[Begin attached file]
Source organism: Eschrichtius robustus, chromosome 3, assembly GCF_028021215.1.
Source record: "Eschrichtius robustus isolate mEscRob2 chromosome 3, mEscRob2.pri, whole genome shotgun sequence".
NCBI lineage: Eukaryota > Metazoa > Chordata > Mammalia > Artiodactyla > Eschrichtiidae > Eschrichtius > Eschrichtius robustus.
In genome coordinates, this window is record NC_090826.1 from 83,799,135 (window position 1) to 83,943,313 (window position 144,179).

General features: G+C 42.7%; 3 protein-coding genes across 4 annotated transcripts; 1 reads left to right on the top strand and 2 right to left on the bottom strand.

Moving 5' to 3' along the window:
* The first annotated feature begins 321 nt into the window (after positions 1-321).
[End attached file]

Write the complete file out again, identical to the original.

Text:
Source organism: Eschrichtius robustus, chromosome 3, assembly GCF_028021215.1.
Source record: "Eschrichtius robustus isolate mEscRob2 chromosome 3, mEscRob2.pri, whole genome shotgun sequence".
NCBI lineage: Eukaryota > Metazoa > Chordata > Mammalia > Artiodactyla > Eschrichtiidae > Eschrichtius > Eschrichtius robustus.
In genome coordinates, this window is record NC_090826.1 from 83,799,135 (window position 1) to 83,943,313 (window position 144,179).

General features: G+C 42.7%; 3 protein-coding genes across 4 annotated transcripts; 1 reads left to right on the top strand and 2 right to left on the bottom strand.

Moving 5' to 3' along the window:
* The first annotated feature begins 321 nt into the window (after positions 1-321).